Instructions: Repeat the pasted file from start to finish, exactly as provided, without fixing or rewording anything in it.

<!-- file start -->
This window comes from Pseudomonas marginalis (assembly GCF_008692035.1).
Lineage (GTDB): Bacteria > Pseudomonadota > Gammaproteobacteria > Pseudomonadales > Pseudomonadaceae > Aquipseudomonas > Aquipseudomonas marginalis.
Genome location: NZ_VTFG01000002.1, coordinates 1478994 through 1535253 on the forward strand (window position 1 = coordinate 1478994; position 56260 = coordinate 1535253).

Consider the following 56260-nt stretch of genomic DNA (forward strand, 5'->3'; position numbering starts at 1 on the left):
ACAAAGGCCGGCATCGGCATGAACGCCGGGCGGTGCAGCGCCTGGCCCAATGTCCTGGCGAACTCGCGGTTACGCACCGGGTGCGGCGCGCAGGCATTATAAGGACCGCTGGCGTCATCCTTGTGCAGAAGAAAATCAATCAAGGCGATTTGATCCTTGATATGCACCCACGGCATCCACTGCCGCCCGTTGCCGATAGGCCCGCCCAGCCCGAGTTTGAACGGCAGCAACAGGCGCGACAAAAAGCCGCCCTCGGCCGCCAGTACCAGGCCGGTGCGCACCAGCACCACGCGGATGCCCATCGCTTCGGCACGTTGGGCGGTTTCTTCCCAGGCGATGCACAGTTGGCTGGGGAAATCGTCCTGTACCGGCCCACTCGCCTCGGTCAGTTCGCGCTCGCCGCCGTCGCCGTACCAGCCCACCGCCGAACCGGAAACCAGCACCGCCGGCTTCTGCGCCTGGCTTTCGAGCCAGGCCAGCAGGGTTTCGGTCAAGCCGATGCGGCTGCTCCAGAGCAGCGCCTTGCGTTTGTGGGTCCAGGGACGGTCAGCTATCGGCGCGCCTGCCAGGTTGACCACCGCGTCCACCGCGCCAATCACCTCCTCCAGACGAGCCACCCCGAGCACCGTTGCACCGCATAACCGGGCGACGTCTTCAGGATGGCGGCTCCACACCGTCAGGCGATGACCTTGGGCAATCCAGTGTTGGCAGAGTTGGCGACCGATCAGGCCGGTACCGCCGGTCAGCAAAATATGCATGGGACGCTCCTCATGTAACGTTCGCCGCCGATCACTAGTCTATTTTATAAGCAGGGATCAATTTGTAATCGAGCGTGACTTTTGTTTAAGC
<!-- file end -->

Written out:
This window comes from Pseudomonas marginalis (assembly GCF_008692035.1).
Lineage (GTDB): Bacteria > Pseudomonadota > Gammaproteobacteria > Pseudomonadales > Pseudomonadaceae > Aquipseudomonas > Aquipseudomonas marginalis.
Genome location: NZ_VTFG01000002.1, coordinates 1478994 through 1535253 on the forward strand (window position 1 = coordinate 1478994; position 56260 = coordinate 1535253).

Consider the following 56260-nt stretch of genomic DNA (forward strand, 5'->3'; position numbering starts at 1 on the left):
ACAAAGGCCGGCATCGGCATGAACGCCGGGCGGTGCAGCGCCTGGCCCAATGTCCTGGCGAACTCGCGGTTACGCACCGGGTGCGGCGCGCAGGCATTATAAGGACCGCTGGCGTCATCCTTGTGCAGAAGAAAATCAATCAAGGCGATTTGATCCTTGATATGCACCCACGGCATCCACTGCCGCCCGTTGCCGATAGGCCCGCCCAGCCCGAGTTTGAACGGCAGCAACAGGCGCGACAAAAAGCCGCCCTCGGCCGCCAGTACCAGGCCGGTGCGCACCAGCACCACGCGGATGCCCATCGCTTCGGCACGTTGGGCGGTTTCTTCCCAGGCGATGCACAGTTGGCTGGGGAAATCGTCCTGTACCGGCCCACTCGCCTCGGTCAGTTCGCGCTCGCCGCCGTCGCCGTACCAGCCCACCGCCGAACCGGAAACCAGCACCGCCGGCTTCTGCGCCTGGCTTTCGAGCCAGGCCAGCAGGGTTTCGGTCAAGCCGATGCGGCTGCTCCAGAGCAGCGCCTTGCGTTTGTGGGTCCAGGGACGGTCAGCTATCGGCGCGCCTGCCAGGTTGACCACCGCGTCCACCGCGCCAATCACCTCCTCCAGACGAGCCACCCCGAGCACCGTTGCACCGCATAACCGGGCGACGTCTTCAGGATGGCGGCTCCACACCGTCAGGCGATGACCTTGGGCAATCCAGTGTTGGCAGAGTTGGCGACCGATCAGGCCGGTACCGCCGGTCAGCAAAATATGCATGGGACGCTCCTCATGTAACGTTCGCCGCCGATCACTAGTCTATTTTATAAGCAGGGATCAATTTGTAATCGAGCGTGACTTTTGTTTAAGC